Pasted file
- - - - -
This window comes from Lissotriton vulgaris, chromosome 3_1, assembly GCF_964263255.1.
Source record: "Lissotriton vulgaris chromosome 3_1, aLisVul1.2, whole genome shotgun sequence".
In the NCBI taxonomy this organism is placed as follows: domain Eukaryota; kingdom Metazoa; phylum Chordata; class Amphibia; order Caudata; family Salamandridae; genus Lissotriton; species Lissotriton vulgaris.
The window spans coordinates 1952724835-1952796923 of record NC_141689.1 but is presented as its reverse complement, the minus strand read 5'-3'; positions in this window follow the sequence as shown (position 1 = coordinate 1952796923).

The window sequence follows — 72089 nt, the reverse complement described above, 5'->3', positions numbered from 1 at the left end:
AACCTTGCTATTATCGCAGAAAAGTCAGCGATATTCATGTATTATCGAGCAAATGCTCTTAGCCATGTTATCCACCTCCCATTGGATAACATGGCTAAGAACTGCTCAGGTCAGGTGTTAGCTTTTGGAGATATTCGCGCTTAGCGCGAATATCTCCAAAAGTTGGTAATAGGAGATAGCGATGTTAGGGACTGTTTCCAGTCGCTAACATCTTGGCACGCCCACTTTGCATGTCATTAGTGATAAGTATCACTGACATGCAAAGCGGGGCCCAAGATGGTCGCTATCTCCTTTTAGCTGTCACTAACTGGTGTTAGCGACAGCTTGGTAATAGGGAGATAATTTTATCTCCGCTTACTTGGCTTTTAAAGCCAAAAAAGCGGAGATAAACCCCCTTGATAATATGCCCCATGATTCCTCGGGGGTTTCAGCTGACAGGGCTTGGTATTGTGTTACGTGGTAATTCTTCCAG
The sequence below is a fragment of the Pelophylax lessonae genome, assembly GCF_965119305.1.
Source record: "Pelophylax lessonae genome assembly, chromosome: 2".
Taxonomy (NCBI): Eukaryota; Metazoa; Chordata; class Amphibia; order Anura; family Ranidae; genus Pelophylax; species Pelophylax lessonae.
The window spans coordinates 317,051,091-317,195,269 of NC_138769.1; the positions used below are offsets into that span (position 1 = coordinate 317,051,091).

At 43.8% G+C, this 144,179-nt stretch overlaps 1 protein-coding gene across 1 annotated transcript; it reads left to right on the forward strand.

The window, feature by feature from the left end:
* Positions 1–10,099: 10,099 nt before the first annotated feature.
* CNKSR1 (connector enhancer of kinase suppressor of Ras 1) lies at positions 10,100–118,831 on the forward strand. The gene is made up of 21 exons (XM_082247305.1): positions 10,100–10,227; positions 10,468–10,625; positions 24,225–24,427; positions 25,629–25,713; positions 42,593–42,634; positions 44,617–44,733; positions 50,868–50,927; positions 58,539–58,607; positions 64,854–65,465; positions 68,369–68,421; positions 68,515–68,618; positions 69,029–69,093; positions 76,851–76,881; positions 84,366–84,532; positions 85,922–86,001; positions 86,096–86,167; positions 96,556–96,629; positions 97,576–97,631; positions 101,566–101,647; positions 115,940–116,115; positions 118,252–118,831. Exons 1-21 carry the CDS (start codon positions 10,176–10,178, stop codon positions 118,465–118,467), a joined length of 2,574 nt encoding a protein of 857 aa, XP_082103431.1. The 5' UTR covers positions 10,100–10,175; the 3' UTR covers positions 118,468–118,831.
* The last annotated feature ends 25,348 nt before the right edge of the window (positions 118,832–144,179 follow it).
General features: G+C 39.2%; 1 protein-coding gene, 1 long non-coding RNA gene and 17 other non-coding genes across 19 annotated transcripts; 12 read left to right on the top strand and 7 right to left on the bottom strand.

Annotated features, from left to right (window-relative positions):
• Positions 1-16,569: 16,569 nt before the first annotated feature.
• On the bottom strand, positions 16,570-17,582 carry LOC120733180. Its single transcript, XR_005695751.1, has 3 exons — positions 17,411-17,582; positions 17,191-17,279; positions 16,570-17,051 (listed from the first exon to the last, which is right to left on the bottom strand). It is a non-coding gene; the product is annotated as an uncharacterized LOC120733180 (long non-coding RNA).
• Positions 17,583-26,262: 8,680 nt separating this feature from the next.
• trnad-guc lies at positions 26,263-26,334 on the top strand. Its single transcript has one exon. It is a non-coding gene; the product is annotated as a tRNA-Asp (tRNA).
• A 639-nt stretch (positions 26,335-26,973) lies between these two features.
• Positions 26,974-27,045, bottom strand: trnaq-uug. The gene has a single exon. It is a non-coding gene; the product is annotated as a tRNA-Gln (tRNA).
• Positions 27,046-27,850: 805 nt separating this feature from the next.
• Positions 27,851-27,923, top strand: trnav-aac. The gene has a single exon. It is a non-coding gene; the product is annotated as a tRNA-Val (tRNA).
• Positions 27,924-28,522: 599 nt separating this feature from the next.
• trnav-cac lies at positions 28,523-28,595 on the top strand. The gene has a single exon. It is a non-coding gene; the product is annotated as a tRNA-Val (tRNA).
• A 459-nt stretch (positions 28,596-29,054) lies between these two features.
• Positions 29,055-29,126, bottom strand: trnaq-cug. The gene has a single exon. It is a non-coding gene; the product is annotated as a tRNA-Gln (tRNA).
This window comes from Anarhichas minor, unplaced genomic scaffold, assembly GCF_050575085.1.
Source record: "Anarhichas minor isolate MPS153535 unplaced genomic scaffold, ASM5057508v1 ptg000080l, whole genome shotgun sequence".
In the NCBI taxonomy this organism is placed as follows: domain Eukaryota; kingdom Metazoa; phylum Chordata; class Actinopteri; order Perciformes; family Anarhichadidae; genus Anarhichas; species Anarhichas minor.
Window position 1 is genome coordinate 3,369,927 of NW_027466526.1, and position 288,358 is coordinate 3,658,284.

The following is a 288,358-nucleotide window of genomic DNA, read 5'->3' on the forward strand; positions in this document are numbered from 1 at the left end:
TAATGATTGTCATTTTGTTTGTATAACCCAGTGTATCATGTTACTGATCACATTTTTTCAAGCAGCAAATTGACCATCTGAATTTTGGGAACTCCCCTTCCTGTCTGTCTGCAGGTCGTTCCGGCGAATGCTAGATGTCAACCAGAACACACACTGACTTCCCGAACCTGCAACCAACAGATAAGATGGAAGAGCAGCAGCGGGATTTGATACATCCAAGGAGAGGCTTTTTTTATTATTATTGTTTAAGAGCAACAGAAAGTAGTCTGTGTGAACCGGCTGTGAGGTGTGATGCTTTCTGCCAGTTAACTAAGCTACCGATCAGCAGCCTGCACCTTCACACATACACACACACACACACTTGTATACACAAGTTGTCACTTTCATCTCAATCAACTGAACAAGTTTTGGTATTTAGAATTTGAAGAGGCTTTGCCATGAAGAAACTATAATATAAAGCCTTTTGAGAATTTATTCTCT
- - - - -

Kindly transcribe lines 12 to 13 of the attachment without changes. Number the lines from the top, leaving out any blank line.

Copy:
The window, feature by feature from the left end:
* Positions 1–10,099: 10,099 nt before the first annotated feature.